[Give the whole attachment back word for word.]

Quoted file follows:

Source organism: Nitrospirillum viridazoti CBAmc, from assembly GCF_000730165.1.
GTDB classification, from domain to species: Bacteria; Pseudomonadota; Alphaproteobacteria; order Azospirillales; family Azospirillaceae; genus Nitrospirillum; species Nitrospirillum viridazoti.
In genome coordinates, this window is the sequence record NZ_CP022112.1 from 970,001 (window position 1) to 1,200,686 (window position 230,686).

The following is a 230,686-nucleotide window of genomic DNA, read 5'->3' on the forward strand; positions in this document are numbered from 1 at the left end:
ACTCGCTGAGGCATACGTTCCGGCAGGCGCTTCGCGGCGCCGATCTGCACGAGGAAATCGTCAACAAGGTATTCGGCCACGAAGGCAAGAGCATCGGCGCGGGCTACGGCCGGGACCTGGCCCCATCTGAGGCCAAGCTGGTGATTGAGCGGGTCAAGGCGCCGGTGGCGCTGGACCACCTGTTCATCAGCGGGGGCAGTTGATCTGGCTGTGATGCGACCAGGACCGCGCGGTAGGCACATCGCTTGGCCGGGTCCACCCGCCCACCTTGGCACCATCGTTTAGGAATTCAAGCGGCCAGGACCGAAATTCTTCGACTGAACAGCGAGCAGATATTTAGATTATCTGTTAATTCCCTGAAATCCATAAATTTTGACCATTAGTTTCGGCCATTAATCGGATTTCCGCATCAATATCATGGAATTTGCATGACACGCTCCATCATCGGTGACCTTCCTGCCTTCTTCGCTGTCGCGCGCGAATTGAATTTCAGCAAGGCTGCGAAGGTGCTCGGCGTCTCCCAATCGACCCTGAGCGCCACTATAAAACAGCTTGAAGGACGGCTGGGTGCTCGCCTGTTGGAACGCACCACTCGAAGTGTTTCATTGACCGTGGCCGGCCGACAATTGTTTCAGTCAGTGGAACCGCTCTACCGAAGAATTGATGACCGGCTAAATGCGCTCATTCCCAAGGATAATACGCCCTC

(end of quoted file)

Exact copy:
Source organism: Nitrospirillum viridazoti CBAmc, from assembly GCF_000730165.1.
GTDB classification, from domain to species: Bacteria; Pseudomonadota; Alphaproteobacteria; order Azospirillales; family Azospirillaceae; genus Nitrospirillum; species Nitrospirillum viridazoti.
In genome coordinates, this window is the sequence record NZ_CP022112.1 from 970,001 (window position 1) to 1,200,686 (window position 230,686).

The following is a 230,686-nucleotide window of genomic DNA, read 5'->3' on the forward strand; positions in this document are numbered from 1 at the left end:
ACTCGCTGAGGCATACGTTCCGGCAGGCGCTTCGCGGCGCCGATCTGCACGAGGAAATCGTCAACAAGGTATTCGGCCACGAAGGCAAGAGCATCGGCGCGGGCTACGGCCGGGACCTGGCCCCATCTGAGGCCAAGCTGGTGATTGAGCGGGTCAAGGCGCCGGTGGCGCTGGACCACCTGTTCATCAGCGGGGGCAGTTGATCTGGCTGTGATGCGACCAGGACCGCGCGGTAGGCACATCGCTTGGCCGGGTCCACCCGCCCACCTTGGCACCATCGTTTAGGAATTCAAGCGGCCAGGACCGAAATTCTTCGACTGAACAGCGAGCAGATATTTAGATTATCTGTTAATTCCCTGAAATCCATAAATTTTGACCATTAGTTTCGGCCATTAATCGGATTTCCGCATCAATATCATGGAATTTGCATGACACGCTCCATCATCGGTGACCTTCCTGCCTTCTTCGCTGTCGCGCGCGAATTGAATTTCAGCAAGGCTGCGAAGGTGCTCGGCGTCTCCCAATCGACCCTGAGCGCCACTATAAAACAGCTTGAAGGACGGCTGGGTGCTCGCCTGTTGGAACGCACCACTCGAAGTGTTTCATTGACCGTGGCCGGCCGACAATTGTTTCAGTCAGTGGAACCGCTCTACCGAAGAATTGATGACCGGCTAAATGCGCTCATTCCCAAGGATAATACGCCCTC